Wednesday, September 17, 2014

Wake-up call: how many more?

“The ADB rating should be seen as a wake-up call,” Henry J. Schumacher, executive director of the European Chamber of Commerce of the Philippines, said. [Philippines found wanting in innovation, Business World, 12th Sept 2014]

Granted we need to learn the 21st century world just like many other nations, if we pause for a moment and measure ourselves against the rest of the world, have we considered how we ought to be debating transparency or competitiveness, for instance? Did we not recommit to democracy and free enterprise with People Power because Marcos had upended freedom and installed crony capitalism? 

The FOI comes to mind, and the competition law. What is the backdrop or the reality of the 21st century world that we are in? That we lag in the ability to attract investment as well as in innovation and creativity? 

Is the FOI or the competition law our honest-to-goodness response and more to the point, will they fit the bill? Should we first be asking ourselves why we don't have a transparent or competitive environment – and thus the fallouts that we have to suffer? For example, should we even be surprised why the FOI has stalled; and take the power “crisis,” which has been a crisis for decades, and the general lack of infrastructure, are they a microcosm of our worldview, and our beliefs and our values?

This blog has raised it before: kids are always asked, what do you want to be when you grow up? It is meant to teach them how to look and think ahead and develop a vision or a purpose in life. But how come as a nation we never developed and established a vision for PHL? Yet we're instinctively subservient to hierarchy and against the rest of the world we rank poorly; ergo, how could we even imagine that we can be competitive? If water seeks its own level, as in the law of nature, do we believe that we can confine ourselves within our borders as evidenced by our parochial cacique system and structure? What about our penchant for the bureaucratic and inefficient – and where corruption lurks if not resides – be they legal or otherwise?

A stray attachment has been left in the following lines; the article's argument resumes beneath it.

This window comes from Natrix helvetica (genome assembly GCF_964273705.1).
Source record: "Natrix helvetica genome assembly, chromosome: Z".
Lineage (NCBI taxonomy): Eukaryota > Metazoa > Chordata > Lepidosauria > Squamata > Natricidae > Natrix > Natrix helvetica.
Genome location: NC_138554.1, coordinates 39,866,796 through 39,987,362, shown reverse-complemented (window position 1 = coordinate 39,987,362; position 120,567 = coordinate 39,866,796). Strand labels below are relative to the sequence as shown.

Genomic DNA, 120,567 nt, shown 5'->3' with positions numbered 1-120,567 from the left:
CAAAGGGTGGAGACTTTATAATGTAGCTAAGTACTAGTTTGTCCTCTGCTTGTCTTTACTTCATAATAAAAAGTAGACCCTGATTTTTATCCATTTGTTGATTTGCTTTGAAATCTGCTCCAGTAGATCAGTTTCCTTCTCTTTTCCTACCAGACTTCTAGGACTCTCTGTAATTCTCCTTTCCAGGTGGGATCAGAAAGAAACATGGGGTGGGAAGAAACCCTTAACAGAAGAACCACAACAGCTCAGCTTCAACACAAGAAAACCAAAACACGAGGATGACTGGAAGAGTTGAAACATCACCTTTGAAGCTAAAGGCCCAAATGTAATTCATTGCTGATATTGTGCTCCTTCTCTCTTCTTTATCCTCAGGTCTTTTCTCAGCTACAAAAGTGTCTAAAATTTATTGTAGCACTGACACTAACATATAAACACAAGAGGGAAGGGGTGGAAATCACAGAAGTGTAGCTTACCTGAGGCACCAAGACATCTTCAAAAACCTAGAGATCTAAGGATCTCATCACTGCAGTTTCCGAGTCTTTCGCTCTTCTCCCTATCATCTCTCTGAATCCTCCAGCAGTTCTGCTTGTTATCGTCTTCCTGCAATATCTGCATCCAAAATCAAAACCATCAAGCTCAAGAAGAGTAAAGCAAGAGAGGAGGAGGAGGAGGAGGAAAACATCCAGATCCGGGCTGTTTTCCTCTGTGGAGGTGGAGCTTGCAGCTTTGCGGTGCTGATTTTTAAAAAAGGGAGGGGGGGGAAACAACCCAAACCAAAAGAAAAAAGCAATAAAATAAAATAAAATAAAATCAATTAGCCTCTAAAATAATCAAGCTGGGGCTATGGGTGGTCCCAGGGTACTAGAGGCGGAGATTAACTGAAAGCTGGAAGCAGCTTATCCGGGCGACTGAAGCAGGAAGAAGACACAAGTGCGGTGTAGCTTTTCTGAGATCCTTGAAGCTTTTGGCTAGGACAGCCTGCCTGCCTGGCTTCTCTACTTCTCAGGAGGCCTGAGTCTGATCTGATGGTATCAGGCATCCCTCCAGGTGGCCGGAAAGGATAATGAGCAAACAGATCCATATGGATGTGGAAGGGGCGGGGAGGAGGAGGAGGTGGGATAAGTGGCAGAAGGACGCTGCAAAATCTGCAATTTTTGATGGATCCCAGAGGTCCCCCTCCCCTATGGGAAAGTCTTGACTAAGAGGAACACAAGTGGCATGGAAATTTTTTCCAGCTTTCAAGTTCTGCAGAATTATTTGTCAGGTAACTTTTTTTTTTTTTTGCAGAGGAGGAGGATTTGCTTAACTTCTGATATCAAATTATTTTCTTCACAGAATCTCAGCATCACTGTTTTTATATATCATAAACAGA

And not surprisingly, “Asian Development Bank (ADB) Managing Director General Juan Miranda said the government should remove all legal hurdles that delay the procurements and awards processes of the deals.” [ADB: PHL needs to stop being too legalistic on PPP deals, Lorenz S. Marasigan, Business Mirror, 16th Sept 2014]

“He then urged the government to review its policy on being too legalistic on the contracts, as this would make the deals more palatable to the taste of the investors. The government should do away with the legal hurdles and market the Philippines as the destination for investors—not just foreign but also local ones—to venture into national infrastructure.”

“But the government should bear in mind that the client is the public. It is what really matters. The pipeline of key infrastructure projects number to almost 60 deals, 27 of those are under the transportation agency, while the others are spread among other government offices. Manila is a champion city that needs champion infrastructure and fantastic public-sector transport. It doesn’t matter who manages it. The important thing is we have to shift people from one place to another a lot faster.”

This sentence is worth repeating: It doesn't matter who manages it.